everything from youth movements, rap songs, video campaigns, children’s books, computer games and petitions to raise awareness about the issues of plastic pollution to school projects to replace and eliminate common single use plastic items with reusables, and much, much more! This year, the team named ‘Bio - Bellver’, from Bellver International College have been selected as winners! The students created a working group for sustainable actions that meets on a weekly basis to discuss, innovate and implement action steps to directly reduce the amount of plastic pollution that is generated in their school. Through meetings with the school management and the school’s catering company the students managed to convince them to replace the daily single use plastic water bottles provided at lunch with water fountains and reusable cups, eliminating the use of over 11.500 water bottles annually. In addition, students have worked with younger age groups to raise awareness of the issues of plastic pollution, created a social media account to share their new knowledge and inspire other to act and organised a fundraiser for marine regeneration. Their devotion to the project, continous actions steps, active involvement of key actors and their well organised way to tackle and reduce plastic pollution right at its’ source, resulting in a measurable and significant reduction in plastic pollution, has impressed the jury. We can’t wait to have them onboard The Toftevaag very soon! Just in case you missed it: Asociación Ondine is now Save The Med Foundation! The 17th of April, following a period of rapid expansion and growth, Asociación Ondine announced a change in name and status to Save The Med Foundation. You can read all about it on the news section of our website and social media accounts (@Savethemed) where we’ve also posted a new expedition video which shows some of the most fascinating, yet at the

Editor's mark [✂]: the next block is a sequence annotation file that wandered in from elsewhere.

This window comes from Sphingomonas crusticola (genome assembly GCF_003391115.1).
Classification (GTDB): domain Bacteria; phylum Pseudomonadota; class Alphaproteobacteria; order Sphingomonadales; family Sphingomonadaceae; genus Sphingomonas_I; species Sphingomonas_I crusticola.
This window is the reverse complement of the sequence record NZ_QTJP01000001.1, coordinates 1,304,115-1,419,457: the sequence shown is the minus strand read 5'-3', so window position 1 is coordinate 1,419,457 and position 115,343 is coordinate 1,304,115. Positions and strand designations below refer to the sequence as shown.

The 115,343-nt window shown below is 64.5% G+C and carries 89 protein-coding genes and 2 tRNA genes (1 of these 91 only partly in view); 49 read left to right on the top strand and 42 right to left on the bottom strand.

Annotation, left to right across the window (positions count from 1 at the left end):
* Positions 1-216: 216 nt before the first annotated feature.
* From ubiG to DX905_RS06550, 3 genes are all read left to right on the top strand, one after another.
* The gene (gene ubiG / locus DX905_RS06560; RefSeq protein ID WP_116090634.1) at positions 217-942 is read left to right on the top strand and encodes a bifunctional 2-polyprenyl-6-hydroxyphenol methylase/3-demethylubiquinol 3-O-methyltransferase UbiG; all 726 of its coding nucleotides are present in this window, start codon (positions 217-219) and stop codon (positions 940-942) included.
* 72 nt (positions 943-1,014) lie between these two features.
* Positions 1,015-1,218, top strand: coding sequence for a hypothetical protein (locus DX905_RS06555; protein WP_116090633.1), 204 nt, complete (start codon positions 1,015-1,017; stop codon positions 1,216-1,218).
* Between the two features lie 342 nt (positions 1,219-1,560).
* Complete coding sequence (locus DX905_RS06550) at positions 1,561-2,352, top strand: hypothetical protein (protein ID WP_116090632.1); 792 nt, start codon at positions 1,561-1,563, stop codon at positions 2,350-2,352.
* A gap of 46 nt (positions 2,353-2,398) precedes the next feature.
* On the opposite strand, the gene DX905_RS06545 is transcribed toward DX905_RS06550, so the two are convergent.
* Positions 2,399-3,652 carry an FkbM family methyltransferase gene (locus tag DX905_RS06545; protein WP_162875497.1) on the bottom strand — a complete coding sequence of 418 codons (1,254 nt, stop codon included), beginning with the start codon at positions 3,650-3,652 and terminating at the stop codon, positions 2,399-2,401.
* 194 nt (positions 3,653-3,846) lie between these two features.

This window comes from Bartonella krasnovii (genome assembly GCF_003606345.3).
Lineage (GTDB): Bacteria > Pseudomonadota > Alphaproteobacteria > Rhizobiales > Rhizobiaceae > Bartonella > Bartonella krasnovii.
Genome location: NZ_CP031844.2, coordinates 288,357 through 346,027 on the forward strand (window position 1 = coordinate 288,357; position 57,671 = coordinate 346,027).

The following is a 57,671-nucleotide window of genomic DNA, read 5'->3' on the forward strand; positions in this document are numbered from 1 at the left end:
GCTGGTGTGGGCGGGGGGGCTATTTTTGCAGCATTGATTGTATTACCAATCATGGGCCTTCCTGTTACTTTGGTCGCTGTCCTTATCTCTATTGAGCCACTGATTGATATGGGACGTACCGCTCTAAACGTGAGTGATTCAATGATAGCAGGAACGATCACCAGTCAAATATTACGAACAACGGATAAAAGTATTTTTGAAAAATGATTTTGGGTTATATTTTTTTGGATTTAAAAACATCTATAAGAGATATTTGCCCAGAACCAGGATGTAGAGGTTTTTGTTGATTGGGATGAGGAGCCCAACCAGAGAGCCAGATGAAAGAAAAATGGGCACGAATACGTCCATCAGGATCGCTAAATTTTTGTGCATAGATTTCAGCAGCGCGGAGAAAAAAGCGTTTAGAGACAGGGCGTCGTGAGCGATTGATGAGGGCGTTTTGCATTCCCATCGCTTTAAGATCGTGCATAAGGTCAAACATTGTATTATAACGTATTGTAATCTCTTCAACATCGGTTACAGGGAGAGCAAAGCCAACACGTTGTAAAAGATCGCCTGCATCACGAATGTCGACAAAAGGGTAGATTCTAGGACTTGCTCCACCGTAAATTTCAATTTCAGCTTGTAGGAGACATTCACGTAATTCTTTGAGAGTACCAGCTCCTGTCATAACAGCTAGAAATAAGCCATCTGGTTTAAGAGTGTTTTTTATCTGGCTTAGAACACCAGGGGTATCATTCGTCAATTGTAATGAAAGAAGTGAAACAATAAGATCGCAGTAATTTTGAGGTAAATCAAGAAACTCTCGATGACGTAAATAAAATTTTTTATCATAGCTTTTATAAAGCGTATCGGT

same time most vulnerable, marine animals in the Mediterranean Sea. If you haven’t seen it yet and if you’re not yet following, there’s no better time to start than now that #SaveTheMedGeneration is on the rise! We hope you’ll join us as we continue our work for positive change in the Balearics and beyond. ______________________________________ Mari Gutic Save The Med Foundation (Previously / Antes Asociación Ondine)




TOUR DE FRANCE 6TH-28TH JULY The 2019 Tour de France will celebrate the legendary career of Belgian Eddy Merckx 50 years after his first Tour victory when the Grand Depart is held in Brussels on July 6. The race also celebrates the 100th year of the iconic maillot jaune - which Merckx wore for a total of 96 days, more than any other rider in history. The route features 30 categorised climbs, five mountains finishes and only 54 kilometres of time trialling that are split between one team time trial and one individual time trial. The 2019 Tour de France starts Saturday, July 6th, on the Grote Markt in Brussels. The second Grand Départ ever in the Belgian capital is to commemorate the 50th anniversary of Eddy Merckx’s first victory on La Grande Boucle. The route takes in summit finishes at the partly unpaved La Planche des Belles Filles, Tourmalet and the unprecedented Prat d'Albis before the race ends on the Champs-Élysées in Paris on July 28th.